A Blast From The Past

Back in the bad old days of the Cold War, a lot of successful espionage projects run by the Soviets hinged on a certain type of snobbery.

You can see it most clearly when reading about the Cambridge Five, a spy ring consisting of several British high-bred good-old-boys. Recruited while attending a snooty college, they betrayed their country with elan and enthusiasm. The reason why they managed to get access to sensitive material was because they came from good families, and could use the connections formed during their school days to get jobs in government. Jobs that dealt with intelligence and secret information.

They had sources of sensitive info other than the documents they read while at the office. Other people in the spy game would let their guard down during casual conversation, and let slip some secrets. After all, this was their buddy from their university days! If you can’t trust someone who wears the same school tie, then the world makes no sense at all!

These methods sound asinine to people living today, but they certainly worked at the time. It would appear that the only reason why the Cambridge Five didn’t influence Soviet decisions more directly was due to the fact that the quality, detail, and volume of information they passed on was so high that Stalin was convinced that they were double agents being run by British intelligence. They were so successful that they couldn’t be believed.

I was strongly reminded of that long ago time when reading about the latest Russian spy ring that the FBI broke up recently. Jules Crittenden has a great roundup of news and opinions concerning this subject, and it is well worth your time to peruse his post. (Hat tip to Glenn.)

According to coded messages sent to the spies that were intercepted by the FBI, the goal of the effort was to “…to search and develop ties in policymaking circles in US and send intels [intelligence reports] to C[enter].” In other words, to do pretty much what the Cambridge Five had done more than half a century ago.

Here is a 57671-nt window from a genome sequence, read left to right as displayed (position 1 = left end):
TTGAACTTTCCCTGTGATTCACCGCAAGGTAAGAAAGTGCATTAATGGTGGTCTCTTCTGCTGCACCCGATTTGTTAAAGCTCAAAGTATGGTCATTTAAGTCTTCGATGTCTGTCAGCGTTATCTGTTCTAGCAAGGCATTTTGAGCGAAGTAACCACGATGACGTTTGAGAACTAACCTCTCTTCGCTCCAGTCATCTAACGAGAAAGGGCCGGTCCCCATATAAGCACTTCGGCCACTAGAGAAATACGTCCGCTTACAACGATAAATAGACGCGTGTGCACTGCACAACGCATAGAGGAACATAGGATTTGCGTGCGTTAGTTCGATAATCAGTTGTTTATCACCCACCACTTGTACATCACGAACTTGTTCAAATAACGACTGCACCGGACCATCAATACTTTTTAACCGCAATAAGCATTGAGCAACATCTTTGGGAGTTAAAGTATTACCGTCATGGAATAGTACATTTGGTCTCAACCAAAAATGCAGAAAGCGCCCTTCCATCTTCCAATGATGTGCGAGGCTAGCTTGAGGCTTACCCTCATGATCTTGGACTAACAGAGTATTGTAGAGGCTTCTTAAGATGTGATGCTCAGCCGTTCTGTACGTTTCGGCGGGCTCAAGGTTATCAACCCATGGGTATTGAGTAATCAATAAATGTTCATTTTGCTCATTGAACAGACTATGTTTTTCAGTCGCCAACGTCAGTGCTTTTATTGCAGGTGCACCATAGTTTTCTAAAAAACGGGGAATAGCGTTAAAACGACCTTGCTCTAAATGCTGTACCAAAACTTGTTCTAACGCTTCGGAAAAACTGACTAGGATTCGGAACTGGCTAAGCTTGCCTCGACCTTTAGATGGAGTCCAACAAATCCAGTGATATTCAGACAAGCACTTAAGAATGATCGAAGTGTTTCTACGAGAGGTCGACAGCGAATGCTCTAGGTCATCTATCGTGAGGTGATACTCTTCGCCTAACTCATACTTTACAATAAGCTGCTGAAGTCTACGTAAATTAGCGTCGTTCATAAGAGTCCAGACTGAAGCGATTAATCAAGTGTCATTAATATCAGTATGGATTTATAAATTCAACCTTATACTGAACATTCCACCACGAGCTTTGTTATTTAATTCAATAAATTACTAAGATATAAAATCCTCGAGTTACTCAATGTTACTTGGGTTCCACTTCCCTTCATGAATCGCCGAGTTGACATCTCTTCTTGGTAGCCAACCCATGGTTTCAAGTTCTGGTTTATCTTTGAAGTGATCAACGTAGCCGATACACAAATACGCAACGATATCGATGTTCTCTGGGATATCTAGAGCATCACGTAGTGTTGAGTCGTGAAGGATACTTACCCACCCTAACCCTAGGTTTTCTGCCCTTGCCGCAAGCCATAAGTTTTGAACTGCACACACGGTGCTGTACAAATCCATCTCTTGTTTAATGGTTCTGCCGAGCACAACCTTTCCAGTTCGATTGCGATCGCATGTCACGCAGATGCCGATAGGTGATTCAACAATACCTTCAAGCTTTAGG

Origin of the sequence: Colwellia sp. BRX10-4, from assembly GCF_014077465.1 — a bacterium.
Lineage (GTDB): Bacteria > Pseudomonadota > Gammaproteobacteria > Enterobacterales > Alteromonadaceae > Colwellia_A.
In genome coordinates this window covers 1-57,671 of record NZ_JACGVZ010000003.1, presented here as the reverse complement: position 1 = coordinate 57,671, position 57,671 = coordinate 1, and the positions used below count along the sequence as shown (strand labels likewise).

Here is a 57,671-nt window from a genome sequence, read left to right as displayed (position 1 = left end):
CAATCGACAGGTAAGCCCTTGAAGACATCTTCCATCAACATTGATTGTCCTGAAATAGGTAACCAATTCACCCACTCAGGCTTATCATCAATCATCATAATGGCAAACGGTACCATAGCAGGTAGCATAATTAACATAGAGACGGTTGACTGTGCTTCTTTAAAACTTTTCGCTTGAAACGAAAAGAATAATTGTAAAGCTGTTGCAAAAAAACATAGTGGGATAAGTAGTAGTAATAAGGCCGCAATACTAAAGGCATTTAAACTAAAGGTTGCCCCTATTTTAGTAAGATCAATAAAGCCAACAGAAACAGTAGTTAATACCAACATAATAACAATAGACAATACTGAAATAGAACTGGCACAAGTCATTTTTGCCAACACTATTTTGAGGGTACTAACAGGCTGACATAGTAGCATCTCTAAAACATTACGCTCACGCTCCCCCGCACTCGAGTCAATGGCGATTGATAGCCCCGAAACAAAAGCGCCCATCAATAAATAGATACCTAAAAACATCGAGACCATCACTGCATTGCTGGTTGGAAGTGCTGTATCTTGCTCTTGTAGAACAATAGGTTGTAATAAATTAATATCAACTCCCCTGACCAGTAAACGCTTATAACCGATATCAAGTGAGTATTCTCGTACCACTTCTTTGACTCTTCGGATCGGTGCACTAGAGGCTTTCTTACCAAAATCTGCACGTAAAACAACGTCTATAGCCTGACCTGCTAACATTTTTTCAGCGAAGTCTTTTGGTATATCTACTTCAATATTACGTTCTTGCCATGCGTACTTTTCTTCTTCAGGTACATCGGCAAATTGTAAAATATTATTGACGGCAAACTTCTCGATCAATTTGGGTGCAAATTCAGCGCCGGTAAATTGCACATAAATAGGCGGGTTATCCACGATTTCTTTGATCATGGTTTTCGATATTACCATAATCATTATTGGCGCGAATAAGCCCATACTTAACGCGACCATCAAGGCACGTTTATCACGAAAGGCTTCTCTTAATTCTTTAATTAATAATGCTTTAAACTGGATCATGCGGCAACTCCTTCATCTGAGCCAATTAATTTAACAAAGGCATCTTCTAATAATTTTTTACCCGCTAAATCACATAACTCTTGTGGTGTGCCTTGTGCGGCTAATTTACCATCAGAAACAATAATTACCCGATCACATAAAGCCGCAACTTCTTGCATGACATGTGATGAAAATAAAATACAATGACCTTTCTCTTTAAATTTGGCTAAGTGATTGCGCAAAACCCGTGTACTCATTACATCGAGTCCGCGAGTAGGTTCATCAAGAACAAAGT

The hope was that the spies would make friends with the movers and shakers at the highest levels of government, people who knew what was going on. And then those same people would loosen up when invited over for cocktails, and spill state secrets with nary a thought.

How 1930’s of them!

It would appear that the spies were put in place better than a decade ago. Russia spent a whole lot of money to get this thing off the ground, as well as a lot more over the years to keep it in the air after takeoff. And what do they have to show for it?

I figure they can chalk this one up to an expensive learning experience.

29 thoughts on “A Blast From The Past”

  1. Why go back to the 40’s to tie this story in? Organizations like the Institute for Policy Studies and the Transnational Institute were crawling with Soviet agents not even 20 years ago. The brief respite the Russians took in the early 90 was shot lived.

  2. The whole thing sounds implausible to me. Like a badly written spy novel, or rather a parody on spy novel or a movie from pre-Perestrojka days.
    Just the mention of “pass” phrases! The piece of paper with 27 passwords to a coding software! The bills for reimbursement they sent to “Center” (the word itself is laughable, as if came from 17 Moments of Spring. – “transportation to a meeting -$1,125”.

    It’s too stupid to be true.

  3. I don’t understand why the Russians think they need spies, when they have Democrats. B. Hussein rolled over and stuck his legs in the air without being asked. He probably gave them more than they would have dared to ask.

  4. The class bias showed up among the useful idiots, too. I remember years ago when I started reading up on the Alger Hiss controversy I found a strong wave of feeling among the more favored parts of society that this couldn’t possibly be true; Hiss was Ivy-educated, talked and acted like them, and look who is accusers were. He had to be innocent by this virtue if nothing else.

    Of course despite its protests that it speaks for and defends the little people, the left’s class bigotry is hardly new or veiled–look at the reaction to Paula Jones’s accusations or for that matter the fury into which Sarah Palin drives them.